Testifying in his own behalf, defendant stated he was 59 years old. He left home around 5 o'clock Thanksgiving afternoon. He visited with a relative at Irondale until 10 o'clock and picked up a stranger on the road and took him to Bill's Place. At some time during the evening he made a Thanksgiving speech. He drove the stranger up the road and showed him how to get to Leeds and returned to Bill's for another beer before going home. When he reentered the place Pearson was behind the counter talking to deceased and the Coleys about the seventy-five cent debt. Mr. Pearson addressed defendant as an officer or collector and winked at him and said something about West collecting the debt. One of the men asked why he didn't collect it if he was a collector and defendant replied that would not be necessary, the man had said he would pay it.

He testified he had no ill will against anyone present; he had no gun with him; he did not get hold of a gun; and did not shoot anybody; he did not see any one go down the front steps and didn't know who went out first. Defendant's recollection is that he went out the side door. His hearing is not good but it seems that when he came out the door and turned he heard the backfire of a car. He saw deceased lying in front of his car. Defendant was very nervous and was going to leave but his keys were on the counter and the store was locked. Cars were passing and it looked like they were going to hit deceased. He pulled the body off the highway and waited for some one to come.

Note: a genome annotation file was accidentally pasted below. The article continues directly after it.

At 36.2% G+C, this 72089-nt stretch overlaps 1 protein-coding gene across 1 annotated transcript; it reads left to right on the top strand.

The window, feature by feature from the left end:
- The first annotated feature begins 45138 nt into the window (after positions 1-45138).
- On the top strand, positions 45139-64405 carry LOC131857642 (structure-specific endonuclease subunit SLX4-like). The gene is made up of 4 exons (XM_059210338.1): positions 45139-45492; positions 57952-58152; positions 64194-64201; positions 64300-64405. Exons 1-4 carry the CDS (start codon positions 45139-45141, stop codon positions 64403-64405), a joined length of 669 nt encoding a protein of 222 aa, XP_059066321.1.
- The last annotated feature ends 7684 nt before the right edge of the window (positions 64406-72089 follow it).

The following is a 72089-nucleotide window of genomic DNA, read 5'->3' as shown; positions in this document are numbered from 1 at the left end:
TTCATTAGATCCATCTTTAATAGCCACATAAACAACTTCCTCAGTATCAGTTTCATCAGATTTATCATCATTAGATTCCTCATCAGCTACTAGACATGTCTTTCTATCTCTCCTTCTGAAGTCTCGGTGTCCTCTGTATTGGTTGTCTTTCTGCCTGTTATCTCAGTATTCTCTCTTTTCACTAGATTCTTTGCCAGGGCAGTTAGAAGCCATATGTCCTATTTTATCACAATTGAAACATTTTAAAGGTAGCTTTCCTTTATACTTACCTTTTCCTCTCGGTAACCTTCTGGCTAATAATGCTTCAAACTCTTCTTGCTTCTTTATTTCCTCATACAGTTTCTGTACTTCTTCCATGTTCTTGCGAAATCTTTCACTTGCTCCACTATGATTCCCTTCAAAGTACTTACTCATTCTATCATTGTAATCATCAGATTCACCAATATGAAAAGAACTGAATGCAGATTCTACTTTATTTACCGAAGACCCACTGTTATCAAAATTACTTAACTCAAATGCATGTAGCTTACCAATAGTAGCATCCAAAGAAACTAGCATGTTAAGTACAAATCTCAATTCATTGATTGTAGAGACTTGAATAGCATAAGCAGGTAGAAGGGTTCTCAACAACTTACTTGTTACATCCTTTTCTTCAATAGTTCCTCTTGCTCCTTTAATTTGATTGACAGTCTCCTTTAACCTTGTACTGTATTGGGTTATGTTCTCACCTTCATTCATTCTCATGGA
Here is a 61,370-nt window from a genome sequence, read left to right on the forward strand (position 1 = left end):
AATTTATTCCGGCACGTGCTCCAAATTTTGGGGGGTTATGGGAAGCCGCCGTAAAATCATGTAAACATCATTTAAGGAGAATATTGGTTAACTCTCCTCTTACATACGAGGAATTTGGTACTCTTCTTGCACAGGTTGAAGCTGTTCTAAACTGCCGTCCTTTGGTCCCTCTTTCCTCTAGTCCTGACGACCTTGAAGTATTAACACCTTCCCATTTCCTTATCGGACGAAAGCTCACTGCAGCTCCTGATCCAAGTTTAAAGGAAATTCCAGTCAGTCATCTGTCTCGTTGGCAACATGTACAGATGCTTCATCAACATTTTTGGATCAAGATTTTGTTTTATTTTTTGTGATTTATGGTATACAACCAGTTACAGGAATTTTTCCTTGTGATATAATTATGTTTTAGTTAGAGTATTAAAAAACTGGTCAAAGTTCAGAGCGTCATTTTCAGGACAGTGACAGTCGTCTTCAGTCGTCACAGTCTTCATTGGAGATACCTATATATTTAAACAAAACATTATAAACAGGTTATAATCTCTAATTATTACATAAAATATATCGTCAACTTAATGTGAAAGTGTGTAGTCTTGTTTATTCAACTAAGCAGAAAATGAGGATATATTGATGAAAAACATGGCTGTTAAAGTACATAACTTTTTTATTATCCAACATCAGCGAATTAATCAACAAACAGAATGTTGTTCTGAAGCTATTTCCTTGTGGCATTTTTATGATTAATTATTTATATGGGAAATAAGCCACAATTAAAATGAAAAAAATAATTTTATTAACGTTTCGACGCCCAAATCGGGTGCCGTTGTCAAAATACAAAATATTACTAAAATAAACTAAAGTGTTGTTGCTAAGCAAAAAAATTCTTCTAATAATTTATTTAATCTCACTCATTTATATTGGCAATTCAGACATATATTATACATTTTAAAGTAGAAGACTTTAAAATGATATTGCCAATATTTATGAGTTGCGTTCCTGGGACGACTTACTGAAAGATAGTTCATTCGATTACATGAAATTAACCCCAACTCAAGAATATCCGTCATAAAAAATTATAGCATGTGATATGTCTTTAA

Defendant admitted he stated to Pearson in jail that he was either drunk or crazy and didn't remember anything about the killing and asked Pearson if he knew anything about it. Pearson said he knew all about it; that defendant had had only a few beers and the first thing he knew defendant had come from the counter with Pearson's gun in his pocket and kicked one of the fellows on the foot and went on out in the yard and did the shooting and threw the gun back in the house.

Defendant introduced evidence by several witnesses as to his good reputation for peace and quiet and that Bill Pearson's reputation was bad for peace and quiet and for truth and veracity.

In addition to his plea of not guilty defendant interposed a special plea of not guilty by reason of insanity and evidence was offered in support of said plea. At the conclusion of the testimony the insanity plea was withdrawn.